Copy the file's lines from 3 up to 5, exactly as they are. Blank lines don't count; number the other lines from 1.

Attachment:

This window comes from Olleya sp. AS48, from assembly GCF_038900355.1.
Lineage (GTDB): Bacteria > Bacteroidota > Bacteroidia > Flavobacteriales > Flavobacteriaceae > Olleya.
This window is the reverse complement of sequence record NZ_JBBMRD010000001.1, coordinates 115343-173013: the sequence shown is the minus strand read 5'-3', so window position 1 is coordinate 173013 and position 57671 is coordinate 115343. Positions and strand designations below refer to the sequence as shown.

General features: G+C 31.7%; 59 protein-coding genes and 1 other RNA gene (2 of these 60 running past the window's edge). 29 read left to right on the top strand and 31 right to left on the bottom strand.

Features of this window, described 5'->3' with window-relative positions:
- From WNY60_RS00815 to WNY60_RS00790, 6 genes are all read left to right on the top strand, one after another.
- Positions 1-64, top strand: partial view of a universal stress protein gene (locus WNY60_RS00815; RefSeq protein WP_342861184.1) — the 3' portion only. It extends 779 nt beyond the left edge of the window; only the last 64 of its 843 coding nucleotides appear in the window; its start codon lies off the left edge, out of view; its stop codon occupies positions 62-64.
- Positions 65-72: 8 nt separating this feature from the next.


This window is the reverse complement of sequence record NZ_JBBMRD010000001.1, coordinates 115343-173013: the sequence shown is the minus strand read 5'-3', so window position 1 is coordinate 173013 and position 57671 is coordinate 115343. Positions and strand designations below refer to the sequence as shown.

General features: G+C 31.7%; 59 protein-coding genes and 1 other RNA gene (2 of these 60 running past the window's edge). 29 read left to right on the top strand and 31 right to left on the bottom strand.

Features of this window, described 5'->3' with window-relative positions: